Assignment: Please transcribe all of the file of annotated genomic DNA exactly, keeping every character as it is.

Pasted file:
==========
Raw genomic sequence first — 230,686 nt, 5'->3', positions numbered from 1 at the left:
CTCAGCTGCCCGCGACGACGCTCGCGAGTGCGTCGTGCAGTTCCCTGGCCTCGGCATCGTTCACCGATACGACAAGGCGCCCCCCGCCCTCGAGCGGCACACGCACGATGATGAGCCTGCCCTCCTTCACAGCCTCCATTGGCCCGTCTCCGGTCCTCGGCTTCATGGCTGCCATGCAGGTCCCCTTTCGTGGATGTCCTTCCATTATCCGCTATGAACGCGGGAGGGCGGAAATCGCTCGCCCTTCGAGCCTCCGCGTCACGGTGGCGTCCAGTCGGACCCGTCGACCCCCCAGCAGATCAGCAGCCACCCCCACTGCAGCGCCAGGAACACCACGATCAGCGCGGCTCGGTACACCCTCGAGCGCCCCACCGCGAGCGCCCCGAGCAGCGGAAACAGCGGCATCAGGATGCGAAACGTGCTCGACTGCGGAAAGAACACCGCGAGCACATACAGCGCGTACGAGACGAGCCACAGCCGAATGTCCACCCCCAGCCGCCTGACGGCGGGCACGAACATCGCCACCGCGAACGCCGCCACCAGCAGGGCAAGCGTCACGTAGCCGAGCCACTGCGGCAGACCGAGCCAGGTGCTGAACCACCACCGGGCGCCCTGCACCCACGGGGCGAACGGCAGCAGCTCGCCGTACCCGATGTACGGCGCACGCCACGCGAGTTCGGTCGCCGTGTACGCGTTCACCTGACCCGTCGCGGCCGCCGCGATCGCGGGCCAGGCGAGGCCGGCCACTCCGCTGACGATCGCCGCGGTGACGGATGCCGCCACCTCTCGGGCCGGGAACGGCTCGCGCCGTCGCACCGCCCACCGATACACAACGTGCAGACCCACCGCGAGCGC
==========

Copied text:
Raw genomic sequence first — 230,686 nt, 5'->3', positions numbered from 1 at the left:
CTCAGCTGCCCGCGACGACGCTCGCGAGTGCGTCGTGCAGTTCCCTGGCCTCGGCATCGTTCACCGATACGACAAGGCGCCCCCCGCCCTCGAGCGGCACACGCACGATGATGAGCCTGCCCTCCTTCACAGCCTCCATTGGCCCGTCTCCGGTCCTCGGCTTCATGGCTGCCATGCAGGTCCCCTTTCGTGGATGTCCTTCCATTATCCGCTATGAACGCGGGAGGGCGGAAATCGCTCGCCCTTCGAGCCTCCGCGTCACGGTGGCGTCCAGTCGGACCCGTCGACCCCCCAGCAGATCAGCAGCCACCCCCACTGCAGCGCCAGGAACACCACGATCAGCGCGGCTCGGTACACCCTCGAGCGCCCCACCGCGAGCGCCCCGAGCAGCGGAAACAGCGGCATCAGGATGCGAAACGTGCTCGACTGCGGAAAGAACACCGCGAGCACATACAGCGCGTACGAGACGAGCCACAGCCGAATGTCCACCCCCAGCCGCCTGACGGCGGGCACGAACATCGCCACCGCGAACGCCGCCACCAGCAGGGCAAGCGTCACGTAGCCGAGCCACTGCGGCAGACCGAGCCAGGTGCTGAACCACCACCGGGCGCCCTGCACCCACGGGGCGAACGGCAGCAGCTCGCCGTACCCGATGTACGGCGCACGCCACGCGAGTTCGGTCGCCGTGTACGCGTTCACCTGACCCGTCGCGGCCGCCGCGATCGCGGGCCAGGCGAGGCCGGCCACTCCGCTGACGATCGCCGCGGTGACGGATGCCGCCACCTCTCGGGCCGGGAACGGCTCGCGCCGTCGCACCGCCCACCGATACACAACGTGCAGACCCACCGCGAGCGC